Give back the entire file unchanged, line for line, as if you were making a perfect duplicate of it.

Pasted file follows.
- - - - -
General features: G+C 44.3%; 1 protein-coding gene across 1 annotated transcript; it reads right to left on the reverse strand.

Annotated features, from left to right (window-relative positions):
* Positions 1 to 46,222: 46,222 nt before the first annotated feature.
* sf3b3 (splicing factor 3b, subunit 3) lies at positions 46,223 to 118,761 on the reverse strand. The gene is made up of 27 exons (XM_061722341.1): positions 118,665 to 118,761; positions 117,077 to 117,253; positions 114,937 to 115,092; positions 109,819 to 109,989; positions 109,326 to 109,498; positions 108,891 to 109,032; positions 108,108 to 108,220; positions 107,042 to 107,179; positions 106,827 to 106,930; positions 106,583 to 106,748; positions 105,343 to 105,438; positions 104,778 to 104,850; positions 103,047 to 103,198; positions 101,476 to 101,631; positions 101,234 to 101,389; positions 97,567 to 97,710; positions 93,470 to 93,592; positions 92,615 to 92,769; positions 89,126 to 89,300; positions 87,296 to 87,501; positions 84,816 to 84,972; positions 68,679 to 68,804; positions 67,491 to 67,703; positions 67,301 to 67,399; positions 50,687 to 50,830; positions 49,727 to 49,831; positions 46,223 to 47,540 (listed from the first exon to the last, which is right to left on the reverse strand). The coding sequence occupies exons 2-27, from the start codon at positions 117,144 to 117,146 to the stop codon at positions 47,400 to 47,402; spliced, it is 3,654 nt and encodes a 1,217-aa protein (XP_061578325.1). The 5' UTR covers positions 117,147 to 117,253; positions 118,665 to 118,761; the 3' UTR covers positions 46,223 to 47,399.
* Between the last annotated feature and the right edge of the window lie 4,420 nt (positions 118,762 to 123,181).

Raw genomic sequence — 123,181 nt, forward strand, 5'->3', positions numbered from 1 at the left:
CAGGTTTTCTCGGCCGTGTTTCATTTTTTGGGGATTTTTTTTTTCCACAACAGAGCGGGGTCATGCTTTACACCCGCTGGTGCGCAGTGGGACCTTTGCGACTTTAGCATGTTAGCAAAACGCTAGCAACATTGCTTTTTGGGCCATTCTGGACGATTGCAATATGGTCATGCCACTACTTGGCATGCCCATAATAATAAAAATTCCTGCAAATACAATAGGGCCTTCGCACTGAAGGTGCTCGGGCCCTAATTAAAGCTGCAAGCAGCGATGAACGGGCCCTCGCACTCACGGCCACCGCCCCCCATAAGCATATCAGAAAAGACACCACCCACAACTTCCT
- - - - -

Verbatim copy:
General features: G+C 44.3%; 1 protein-coding gene across 1 annotated transcript; it reads right to left on the reverse strand.

Annotated features, from left to right (window-relative positions):
* Positions 1 to 46,222: 46,222 nt before the first annotated feature.
* sf3b3 (splicing factor 3b, subunit 3) lies at positions 46,223 to 118,761 on the reverse strand. The gene is made up of 27 exons (XM_061722341.1): positions 118,665 to 118,761; positions 117,077 to 117,253; positions 114,937 to 115,092; positions 109,819 to 109,989; positions 109,326 to 109,498; positions 108,891 to 109,032; positions 108,108 to 108,220; positions 107,042 to 107,179; positions 106,827 to 106,930; positions 106,583 to 106,748; positions 105,343 to 105,438; positions 104,778 to 104,850; positions 103,047 to 103,198; positions 101,476 to 101,631; positions 101,234 to 101,389; positions 97,567 to 97,710; positions 93,470 to 93,592; positions 92,615 to 92,769; positions 89,126 to 89,300; positions 87,296 to 87,501; positions 84,816 to 84,972; positions 68,679 to 68,804; positions 67,491 to 67,703; positions 67,301 to 67,399; positions 50,687 to 50,830; positions 49,727 to 49,831; positions 46,223 to 47,540 (listed from the first exon to the last, which is right to left on the reverse strand). The coding sequence occupies exons 2-27, from the start codon at positions 117,144 to 117,146 to the stop codon at positions 47,400 to 47,402; spliced, it is 3,654 nt and encodes a 1,217-aa protein (XP_061578325.1). The 5' UTR covers positions 117,147 to 117,253; positions 118,665 to 118,761; the 3' UTR covers positions 46,223 to 47,399.
* Between the last annotated feature and the right edge of the window lie 4,420 nt (positions 118,762 to 123,181).

Raw genomic sequence — 123,181 nt, forward strand, 5'->3', positions numbered from 1 at the left:
CAGGTTTTCTCGGCCGTGTTTCATTTTTTGGGGATTTTTTTTTTCCACAACAGAGCGGGGTCATGCTTTACACCCGCTGGTGCGCAGTGGGACCTTTGCGACTTTAGCATGTTAGCAAAACGCTAGCAACATTGCTTTTTGGGCCATTCTGGACGATTGCAATATGGTCATGCCACTACTTGGCATGCCCATAATAATAAAAATTCCTGCAAATACAATAGGGCCTTCGCACTGAAGGTGCTCGGGCCCTAATTAAAGCTGCAAGCAGCGATGAACGGGCCCTCGCACTCACGGCCACCGCCCCCCATAAGCATATCAGAAAAGACACCACCCACAACTTCCT